The Queen‘s Speech can often feel a bit peripheral to those of us working in the environment sector; we only have a direct piece of major legislation once every five to ten years, such as the Natural Environment and Rural Communities Act of 2006 or the Wildlife and Countryside Act 1981 (still the defining piece of legislation for much of our site and species protection). Many of the changes that we do see are brought about by policy statements – as with the Forestry Policy Statement in January last year – or unheralded changes announced on the floor of the House during a Parliamentary session – as with the preceding proposal to sell off the Public Forest Estate.
That doesn’t mean that any new Queen’s Speech is not of interest. We wanted a Forestry Bill to take forward the Independent Forestry Panel’s recommendations and protect the Public Forest Estate, we feared a poorly crafted and hasty piece of legislation to bring in biodiversity offsetting; we got a proposal to allow a measure of direct election to the bodies that oversee National Parks!
But as with all these things, it is the environmental implications buried within other proposals that may have the greatest impact.
The Infrastructure Bill could be politely described as a “portmanteau” piece of legislation, combining a number of elements that affect the country’s energy and transport processes. The more cynical would describe it more like that last box that you always have when you are moving, the one into which you put all the odds and ends you failed to get into the oh-so-beautifully organised boxes you had at the start of the process. Thus within this Bill we find proposals to speed up the delivery process for new roads by forming strategic Highways companies, the introduction of Species Control Orders to control invasive, non-native species and various provisions in relation to housing under Town and Country Planning.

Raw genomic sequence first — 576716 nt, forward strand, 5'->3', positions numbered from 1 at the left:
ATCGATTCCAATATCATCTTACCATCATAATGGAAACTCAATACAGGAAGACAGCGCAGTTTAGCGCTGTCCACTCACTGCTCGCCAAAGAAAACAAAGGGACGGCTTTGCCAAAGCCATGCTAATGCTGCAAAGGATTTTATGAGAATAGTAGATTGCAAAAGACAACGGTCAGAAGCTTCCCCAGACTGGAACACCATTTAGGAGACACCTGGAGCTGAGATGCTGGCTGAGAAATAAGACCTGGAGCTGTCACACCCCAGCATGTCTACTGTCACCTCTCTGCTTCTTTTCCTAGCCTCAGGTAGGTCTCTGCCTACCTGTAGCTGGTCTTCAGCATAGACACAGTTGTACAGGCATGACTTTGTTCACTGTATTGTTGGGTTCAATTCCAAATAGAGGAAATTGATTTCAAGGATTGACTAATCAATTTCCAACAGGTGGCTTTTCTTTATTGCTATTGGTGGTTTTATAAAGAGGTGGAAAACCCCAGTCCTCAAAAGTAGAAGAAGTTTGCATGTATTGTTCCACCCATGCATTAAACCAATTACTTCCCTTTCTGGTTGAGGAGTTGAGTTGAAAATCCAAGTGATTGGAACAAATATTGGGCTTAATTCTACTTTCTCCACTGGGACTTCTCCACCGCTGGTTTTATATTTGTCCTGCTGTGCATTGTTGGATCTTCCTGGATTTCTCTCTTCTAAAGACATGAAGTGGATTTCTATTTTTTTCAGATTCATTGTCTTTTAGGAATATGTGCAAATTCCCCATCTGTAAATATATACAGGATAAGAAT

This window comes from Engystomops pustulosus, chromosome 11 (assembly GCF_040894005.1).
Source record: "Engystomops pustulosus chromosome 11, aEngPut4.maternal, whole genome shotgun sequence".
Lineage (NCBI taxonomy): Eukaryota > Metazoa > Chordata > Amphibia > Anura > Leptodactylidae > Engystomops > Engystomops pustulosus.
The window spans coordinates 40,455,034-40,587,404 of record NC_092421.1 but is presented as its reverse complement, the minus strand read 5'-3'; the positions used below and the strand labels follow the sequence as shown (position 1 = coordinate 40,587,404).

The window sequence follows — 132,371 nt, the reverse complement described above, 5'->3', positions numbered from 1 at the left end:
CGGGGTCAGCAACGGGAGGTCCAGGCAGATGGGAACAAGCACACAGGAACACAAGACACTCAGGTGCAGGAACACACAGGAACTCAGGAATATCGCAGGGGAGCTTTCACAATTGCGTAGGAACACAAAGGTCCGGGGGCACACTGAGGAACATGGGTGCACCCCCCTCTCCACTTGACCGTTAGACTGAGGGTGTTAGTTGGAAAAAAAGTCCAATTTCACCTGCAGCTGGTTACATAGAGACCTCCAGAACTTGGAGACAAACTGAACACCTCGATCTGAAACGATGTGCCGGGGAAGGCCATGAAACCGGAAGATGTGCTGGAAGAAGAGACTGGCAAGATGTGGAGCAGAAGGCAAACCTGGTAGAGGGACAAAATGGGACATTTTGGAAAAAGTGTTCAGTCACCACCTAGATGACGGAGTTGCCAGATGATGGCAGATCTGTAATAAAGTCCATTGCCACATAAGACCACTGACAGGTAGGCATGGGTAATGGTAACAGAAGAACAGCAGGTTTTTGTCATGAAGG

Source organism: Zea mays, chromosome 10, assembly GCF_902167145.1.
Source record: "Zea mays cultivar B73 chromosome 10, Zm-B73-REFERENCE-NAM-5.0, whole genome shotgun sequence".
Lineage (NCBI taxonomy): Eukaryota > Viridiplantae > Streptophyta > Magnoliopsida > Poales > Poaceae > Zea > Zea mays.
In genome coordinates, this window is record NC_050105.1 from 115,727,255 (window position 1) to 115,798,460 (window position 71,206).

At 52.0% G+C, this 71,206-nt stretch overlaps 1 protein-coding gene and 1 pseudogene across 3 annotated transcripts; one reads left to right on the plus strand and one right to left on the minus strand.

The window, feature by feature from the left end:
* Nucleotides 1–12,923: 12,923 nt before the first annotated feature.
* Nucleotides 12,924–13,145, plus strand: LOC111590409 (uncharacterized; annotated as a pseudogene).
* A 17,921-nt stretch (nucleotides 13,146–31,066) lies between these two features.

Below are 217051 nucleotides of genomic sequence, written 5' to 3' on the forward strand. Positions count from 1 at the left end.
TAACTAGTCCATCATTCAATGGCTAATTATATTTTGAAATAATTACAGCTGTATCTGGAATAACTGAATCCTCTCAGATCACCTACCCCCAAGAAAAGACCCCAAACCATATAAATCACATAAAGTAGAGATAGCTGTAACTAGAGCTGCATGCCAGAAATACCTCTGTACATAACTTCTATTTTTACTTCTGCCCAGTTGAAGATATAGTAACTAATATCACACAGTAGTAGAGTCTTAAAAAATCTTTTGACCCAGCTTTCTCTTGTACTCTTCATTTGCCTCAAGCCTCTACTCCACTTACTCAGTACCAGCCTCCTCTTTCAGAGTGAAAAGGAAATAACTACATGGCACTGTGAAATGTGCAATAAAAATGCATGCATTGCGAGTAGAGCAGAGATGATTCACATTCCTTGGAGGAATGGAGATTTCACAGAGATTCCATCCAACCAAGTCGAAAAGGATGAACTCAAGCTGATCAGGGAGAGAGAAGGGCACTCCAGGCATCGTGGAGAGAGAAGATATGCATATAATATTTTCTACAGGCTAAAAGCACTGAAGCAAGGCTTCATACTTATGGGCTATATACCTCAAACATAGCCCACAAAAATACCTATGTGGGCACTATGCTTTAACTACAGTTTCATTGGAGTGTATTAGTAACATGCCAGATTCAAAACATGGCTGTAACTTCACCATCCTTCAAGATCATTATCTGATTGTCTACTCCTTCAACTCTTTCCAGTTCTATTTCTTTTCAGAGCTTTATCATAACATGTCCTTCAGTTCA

All of these elements of the Bill have the potential to have impacts on the environment – some positive, such as Species Control Orders – but also many negative elements. For example, would a privatised Highways company have to abide by the biodiversity duty that is currently a responsibility for all public bodies?
Despite (or because of?) this being a complex and bitty Bill, no time was wasted getting the legislative process started. The Infrastructure Bill was introduced on June 5th with a first reading in the House of Lords, the second reading scheduled for June 18th. We will be briefing Peers ahead of the second reading debate.
Given the complexity of the Bill we anticipate spending a fair amount of time working our way through the various provisions in the Bill, as well as the various amendments and alterations that arise during the increased scrutiny of the Committee stages.
Over the coming weeks we will let you know our view on the individual sections and where we think the greatest risks and benefits could be to woodland conservation – keep up to date through our short blog series.
Frances Winder, Conservation Policy Lead